6. The Usual Suspects, written by Christopher McQuarrie was rejected by every major and minor studio in town. It was an extremely complex script. No one understood a word of it, except Kevin Spacey, for whom it had been written.
The Usual Suspects screenplay had a maze-like complicated storyline. Many studio executives couldn’t quite follow it. Luckily for McQuarrie, his old friend Bryan Singer, a director, struggled to find the movie a financier.
Singer directed another McQuarrie script that won the Grand Jury Prize at Sundance. Suddenly, film financiers became more interested in the next Singer/McQuarrie project.
Finally, Singer found the funding to shoot the film, and was able to get Kevin Spacey to play the key role of the man who turns out to me the mysterious Keyser Soze. When the film was shot, the jury was still out. McQuarrie remembers another film executive telling him, “remake it with Mel Gibson in there and you’ll have a hit.”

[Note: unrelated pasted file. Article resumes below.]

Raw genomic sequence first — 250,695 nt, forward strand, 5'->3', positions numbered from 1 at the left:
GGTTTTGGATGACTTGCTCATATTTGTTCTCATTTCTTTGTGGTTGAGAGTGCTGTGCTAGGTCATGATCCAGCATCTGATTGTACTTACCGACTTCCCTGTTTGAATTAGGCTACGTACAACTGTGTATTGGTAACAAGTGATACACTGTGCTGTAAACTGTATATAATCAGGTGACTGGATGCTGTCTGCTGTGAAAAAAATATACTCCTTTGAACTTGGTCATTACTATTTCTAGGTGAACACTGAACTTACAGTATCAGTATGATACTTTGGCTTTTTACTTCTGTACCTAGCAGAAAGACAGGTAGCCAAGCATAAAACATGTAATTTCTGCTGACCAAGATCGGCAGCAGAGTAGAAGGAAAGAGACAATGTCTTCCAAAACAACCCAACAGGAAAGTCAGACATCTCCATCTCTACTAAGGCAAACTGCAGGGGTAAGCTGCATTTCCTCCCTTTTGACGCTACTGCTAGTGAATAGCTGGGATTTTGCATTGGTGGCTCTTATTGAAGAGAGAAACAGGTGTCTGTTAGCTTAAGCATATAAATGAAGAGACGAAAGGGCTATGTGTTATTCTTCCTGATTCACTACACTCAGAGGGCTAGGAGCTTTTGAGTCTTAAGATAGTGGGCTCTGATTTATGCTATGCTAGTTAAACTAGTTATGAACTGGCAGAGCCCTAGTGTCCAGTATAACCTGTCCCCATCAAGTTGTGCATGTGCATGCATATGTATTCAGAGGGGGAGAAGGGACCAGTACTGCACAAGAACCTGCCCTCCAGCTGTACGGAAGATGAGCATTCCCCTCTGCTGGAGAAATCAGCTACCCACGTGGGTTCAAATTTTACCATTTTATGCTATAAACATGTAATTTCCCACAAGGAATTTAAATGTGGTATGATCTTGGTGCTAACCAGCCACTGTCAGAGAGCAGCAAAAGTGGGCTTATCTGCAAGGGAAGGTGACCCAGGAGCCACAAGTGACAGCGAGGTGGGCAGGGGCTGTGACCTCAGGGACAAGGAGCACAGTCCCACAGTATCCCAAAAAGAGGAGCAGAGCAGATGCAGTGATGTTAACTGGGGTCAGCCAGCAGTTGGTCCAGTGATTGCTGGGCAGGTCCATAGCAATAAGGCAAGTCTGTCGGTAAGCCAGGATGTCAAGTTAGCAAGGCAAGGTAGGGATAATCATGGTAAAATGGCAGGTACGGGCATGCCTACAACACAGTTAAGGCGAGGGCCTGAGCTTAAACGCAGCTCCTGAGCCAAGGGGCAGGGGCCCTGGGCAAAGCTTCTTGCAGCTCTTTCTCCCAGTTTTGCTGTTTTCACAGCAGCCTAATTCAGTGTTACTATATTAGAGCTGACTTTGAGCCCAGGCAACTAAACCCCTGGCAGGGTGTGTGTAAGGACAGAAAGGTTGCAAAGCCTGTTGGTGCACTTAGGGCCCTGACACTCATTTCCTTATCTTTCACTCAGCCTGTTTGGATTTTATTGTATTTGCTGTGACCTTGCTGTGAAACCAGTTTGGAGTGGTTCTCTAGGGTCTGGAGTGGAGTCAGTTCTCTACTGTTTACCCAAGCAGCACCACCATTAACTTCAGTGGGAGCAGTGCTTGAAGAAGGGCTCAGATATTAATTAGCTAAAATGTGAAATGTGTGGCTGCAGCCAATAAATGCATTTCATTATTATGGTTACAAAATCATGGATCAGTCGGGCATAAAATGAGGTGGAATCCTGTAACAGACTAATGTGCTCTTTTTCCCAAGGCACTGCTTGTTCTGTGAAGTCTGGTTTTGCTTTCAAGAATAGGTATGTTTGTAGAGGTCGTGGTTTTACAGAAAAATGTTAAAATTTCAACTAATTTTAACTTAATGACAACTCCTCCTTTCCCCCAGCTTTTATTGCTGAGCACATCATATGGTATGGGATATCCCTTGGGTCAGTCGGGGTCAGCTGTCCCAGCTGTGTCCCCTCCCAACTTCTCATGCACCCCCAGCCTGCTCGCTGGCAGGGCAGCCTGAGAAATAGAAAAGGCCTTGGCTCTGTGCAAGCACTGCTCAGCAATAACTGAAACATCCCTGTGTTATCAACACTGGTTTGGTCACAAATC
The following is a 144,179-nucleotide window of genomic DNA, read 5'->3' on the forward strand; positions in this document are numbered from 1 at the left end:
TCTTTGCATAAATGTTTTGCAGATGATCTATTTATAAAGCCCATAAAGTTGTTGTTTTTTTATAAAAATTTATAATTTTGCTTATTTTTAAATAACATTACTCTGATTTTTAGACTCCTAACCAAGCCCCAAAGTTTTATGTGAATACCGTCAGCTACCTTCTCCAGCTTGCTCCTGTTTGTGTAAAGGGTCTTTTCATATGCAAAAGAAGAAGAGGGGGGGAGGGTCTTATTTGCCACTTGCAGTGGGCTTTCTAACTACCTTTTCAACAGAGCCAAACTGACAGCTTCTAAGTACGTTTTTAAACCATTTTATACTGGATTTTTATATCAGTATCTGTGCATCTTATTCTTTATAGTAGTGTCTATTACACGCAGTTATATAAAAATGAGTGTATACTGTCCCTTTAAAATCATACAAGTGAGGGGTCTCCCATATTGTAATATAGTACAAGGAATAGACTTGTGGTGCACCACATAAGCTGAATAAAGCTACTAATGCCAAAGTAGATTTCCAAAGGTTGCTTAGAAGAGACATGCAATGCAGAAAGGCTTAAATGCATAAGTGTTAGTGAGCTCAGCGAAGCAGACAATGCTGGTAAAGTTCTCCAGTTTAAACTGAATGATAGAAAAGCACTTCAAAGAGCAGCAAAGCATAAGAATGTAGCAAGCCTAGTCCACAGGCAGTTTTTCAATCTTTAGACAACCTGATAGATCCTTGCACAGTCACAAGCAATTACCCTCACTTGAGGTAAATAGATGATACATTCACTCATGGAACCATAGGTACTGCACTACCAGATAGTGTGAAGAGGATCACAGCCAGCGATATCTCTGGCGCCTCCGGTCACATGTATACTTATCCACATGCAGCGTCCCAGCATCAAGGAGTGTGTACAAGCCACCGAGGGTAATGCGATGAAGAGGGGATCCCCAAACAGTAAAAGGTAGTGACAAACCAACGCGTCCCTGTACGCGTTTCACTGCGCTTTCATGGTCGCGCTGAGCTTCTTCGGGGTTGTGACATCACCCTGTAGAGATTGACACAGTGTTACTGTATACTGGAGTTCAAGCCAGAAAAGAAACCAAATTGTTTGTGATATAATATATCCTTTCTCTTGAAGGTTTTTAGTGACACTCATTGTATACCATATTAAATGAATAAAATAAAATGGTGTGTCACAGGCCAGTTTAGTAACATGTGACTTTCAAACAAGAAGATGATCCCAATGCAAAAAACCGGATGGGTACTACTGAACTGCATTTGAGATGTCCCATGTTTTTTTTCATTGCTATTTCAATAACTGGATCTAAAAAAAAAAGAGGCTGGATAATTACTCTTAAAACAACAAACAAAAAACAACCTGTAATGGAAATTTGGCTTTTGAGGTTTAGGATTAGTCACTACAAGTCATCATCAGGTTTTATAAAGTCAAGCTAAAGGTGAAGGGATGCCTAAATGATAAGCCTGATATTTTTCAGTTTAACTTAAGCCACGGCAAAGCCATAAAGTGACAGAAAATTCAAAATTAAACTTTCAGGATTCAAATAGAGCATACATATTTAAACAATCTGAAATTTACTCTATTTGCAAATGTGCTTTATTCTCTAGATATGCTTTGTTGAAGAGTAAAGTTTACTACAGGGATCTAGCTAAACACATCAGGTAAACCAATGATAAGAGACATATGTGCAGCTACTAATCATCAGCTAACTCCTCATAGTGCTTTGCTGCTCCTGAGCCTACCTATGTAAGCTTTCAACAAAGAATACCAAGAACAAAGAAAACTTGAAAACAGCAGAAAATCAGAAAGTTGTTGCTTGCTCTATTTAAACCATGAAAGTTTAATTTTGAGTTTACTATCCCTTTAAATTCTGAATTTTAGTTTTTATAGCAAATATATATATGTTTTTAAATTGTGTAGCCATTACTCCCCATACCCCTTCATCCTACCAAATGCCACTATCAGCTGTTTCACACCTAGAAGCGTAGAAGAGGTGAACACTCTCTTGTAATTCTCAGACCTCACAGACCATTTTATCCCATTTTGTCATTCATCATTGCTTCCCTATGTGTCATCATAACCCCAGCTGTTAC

Singer stuck with Spacey and The Usual Suspects became a huge hit. The screenplay won both the British and American Academy Awards. Spacey won the Academy Award for best actor as Keyser Soze. The film was eventually voted one of the 100 Greatest Screenplays by the Writers Guild of America.
William Goldman once said “nobody knows anything” in Hollywood. Studio executives make decisions based on what worked last week, what their interns think, or which scripts their girlfriends liked. Keep that in mind. And there’s a lot of random luck involved. You can get 1,000 “no’s,” but all you need is one “yes.”